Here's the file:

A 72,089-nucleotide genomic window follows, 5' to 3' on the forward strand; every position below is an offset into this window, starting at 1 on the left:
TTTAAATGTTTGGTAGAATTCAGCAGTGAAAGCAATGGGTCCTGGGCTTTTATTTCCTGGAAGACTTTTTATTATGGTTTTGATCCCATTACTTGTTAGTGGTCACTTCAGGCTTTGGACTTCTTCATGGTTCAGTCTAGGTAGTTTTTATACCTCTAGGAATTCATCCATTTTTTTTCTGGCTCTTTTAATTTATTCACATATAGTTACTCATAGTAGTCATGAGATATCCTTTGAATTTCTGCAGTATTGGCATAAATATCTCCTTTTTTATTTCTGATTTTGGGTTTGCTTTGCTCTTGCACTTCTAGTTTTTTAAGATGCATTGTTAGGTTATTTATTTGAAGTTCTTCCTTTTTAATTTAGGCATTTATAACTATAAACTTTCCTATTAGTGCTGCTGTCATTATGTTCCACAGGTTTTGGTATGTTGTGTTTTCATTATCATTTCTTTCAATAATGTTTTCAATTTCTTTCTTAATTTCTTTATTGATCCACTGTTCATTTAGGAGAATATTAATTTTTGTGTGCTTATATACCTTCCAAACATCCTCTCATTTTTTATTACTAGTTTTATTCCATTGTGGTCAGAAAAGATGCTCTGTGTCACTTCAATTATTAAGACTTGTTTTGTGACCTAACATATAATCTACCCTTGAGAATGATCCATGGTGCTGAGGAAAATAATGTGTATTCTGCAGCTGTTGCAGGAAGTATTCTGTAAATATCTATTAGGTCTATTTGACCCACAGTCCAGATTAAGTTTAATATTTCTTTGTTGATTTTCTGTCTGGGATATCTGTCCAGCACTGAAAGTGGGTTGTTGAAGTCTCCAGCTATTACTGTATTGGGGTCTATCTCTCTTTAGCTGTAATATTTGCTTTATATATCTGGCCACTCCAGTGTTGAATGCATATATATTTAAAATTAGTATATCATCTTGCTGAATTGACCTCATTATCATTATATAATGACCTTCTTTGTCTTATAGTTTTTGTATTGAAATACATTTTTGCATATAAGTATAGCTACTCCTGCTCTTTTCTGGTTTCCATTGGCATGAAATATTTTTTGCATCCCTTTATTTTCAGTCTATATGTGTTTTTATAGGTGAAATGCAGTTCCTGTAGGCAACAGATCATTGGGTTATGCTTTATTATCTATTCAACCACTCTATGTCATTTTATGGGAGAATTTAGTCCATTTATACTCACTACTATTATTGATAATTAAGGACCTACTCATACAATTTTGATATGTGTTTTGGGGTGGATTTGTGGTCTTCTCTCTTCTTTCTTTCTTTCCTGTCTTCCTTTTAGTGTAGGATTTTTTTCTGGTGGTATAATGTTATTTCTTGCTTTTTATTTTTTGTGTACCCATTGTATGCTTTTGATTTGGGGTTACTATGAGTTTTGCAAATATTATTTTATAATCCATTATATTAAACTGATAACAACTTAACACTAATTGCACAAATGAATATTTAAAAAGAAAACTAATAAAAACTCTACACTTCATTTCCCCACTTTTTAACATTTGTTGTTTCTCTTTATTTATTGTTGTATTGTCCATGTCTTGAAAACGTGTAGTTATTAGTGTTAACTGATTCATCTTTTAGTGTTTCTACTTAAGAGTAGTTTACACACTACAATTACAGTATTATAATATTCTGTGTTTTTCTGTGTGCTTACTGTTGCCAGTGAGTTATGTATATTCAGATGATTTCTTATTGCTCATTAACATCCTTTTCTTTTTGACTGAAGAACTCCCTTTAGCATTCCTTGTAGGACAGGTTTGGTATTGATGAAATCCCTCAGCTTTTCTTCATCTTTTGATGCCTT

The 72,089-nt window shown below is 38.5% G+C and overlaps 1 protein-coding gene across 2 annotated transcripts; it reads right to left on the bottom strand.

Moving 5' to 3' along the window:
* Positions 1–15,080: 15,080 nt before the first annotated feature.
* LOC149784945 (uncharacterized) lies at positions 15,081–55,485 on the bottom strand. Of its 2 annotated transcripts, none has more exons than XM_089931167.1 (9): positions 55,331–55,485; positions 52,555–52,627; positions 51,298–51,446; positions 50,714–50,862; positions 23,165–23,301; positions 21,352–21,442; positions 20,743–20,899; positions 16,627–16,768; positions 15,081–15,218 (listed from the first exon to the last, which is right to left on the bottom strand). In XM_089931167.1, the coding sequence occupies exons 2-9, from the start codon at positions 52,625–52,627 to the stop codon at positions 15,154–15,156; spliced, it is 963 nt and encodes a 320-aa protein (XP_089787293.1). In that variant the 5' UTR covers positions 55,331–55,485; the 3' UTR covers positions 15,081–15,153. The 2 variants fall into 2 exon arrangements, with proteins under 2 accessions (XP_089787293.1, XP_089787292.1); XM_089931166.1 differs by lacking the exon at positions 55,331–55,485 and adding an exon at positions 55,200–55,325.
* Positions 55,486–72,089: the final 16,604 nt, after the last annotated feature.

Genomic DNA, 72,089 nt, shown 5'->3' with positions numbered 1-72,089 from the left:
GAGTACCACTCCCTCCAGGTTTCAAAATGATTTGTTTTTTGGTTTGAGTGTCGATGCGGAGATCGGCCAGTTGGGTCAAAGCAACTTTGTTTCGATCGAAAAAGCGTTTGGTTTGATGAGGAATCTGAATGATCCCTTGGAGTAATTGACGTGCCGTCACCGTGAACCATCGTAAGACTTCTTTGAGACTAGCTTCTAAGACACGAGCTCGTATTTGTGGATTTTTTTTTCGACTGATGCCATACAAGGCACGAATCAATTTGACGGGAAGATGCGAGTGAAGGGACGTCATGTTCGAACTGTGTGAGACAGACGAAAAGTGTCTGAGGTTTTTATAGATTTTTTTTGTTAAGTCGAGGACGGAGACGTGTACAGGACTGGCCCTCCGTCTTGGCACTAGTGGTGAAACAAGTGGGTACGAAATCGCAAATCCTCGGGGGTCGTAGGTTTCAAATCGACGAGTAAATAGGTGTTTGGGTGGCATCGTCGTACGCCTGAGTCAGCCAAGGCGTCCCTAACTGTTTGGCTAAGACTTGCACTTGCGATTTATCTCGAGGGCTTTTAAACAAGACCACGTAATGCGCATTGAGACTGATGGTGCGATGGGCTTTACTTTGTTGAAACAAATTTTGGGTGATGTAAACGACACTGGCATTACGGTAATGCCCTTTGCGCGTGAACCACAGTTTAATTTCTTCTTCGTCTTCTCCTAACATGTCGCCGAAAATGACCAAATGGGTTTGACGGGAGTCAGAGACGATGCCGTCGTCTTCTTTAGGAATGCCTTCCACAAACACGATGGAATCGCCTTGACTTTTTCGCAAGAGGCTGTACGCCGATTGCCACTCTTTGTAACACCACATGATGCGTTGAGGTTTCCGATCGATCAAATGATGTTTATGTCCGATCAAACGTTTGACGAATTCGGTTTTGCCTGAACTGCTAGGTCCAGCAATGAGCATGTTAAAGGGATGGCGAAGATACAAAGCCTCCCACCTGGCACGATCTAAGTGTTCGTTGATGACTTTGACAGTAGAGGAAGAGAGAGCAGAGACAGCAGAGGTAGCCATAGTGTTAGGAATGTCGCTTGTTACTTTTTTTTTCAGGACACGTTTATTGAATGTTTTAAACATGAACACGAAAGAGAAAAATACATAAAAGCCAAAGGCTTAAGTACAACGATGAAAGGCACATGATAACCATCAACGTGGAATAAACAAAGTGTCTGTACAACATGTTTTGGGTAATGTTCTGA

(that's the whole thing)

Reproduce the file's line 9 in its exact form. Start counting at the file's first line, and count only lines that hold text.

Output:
GAGTACCACTCCCTCCAGGTTTCAAAATGATTTGTTTTTTGGTTTGAGTGTCGATGCGGAGATCGGCCAGTTGGGTCAAAGCAACTTTGTTTCGATCGAAAAAGCGTTTGGTTTGATGAGGAATCTGAATGATCCCTTGGAGTAATTGACGTGCCGTCACCGTGAACCATCGTAAGACTTCTTTGAGACTAGCTTCTAAGACACGAGCTCGTATTTGTGGATTTTTTTTTCGACTGATGCCATACAAGGCACGAATCAATTTGACGGGAAGATGCGAGTGAAGGGACGTCATGTTCGAACTGTGTGAGACAGACGAAAAGTGTCTGAGGTTTTTATAGATTTTTTTTGTTAAGTCGAGGACGGAGACGTGTACAGGACTGGCCCTCCGTCTTGGCACTAGTGGTGAAACAAGTGGGTACGAAATCGCAAATCCTCGGGGGTCGTAGGTTTCAAATCGACGAGTAAATAGGTGTTTGGGTGGCATCGTCGTACGCCTGAGTCAGCCAAGGCGTCCCTAACTGTTTGGCTAAGACTTGCACTTGCGATTTATCTCGAGGGCTTTTAAACAAGACCACGTAATGCGCATTGAGACTGATGGTGCGATGGGCTTTACTTTGTTGAAACAAATTTTGGGTGATGTAAACGACACTGGCATTACGGTAATGCCCTTTGCGCGTGAACCACAGTTTAATTTCTTCTTCGTCTTCTCCTAACATGTCGCCGAAAATGACCAAATGGGTTTGACGGGAGTCAGAGACGATGCCGTCGTCTTCTTTAGGAATGCCTTCCACAAACACGATGGAATCGCCTTGACTTTTTCGCAAGAGGCTGTACGCCGATTGCCACTCTTTGTAACACCACATGATGCGTTGAGGTTTCCGATCGATCAAATGATGTTTATGTCCGATCAAACGTTTGACGAATTCGGTTTTGCCTGAACTGCTAGGTCCAGCAATGAGCATGTTAAAGGGATGGCGAAGATACAAAGCCTCCCACCTGGCACGATCTAAGTGTTCGTTGATGACTTTGACAGTAGAGGAAGAGAGAGCAGAGACAGCAGAGGTAGCCATAGTGTTAGGAATGTCGCTTGTTACTTTTTTTTTCAGGACACGTTTATTGAATGTTTTAAACATGAACACGAAAGAGAAAAATACATAAAAGCCAAAGGCTTAAGTACAACGATGAAAGGCACATGATAACCATCAACGTGGAATAAACAAAGTGTCTGTACAACATGTTTTGGGTAATGTTCTGA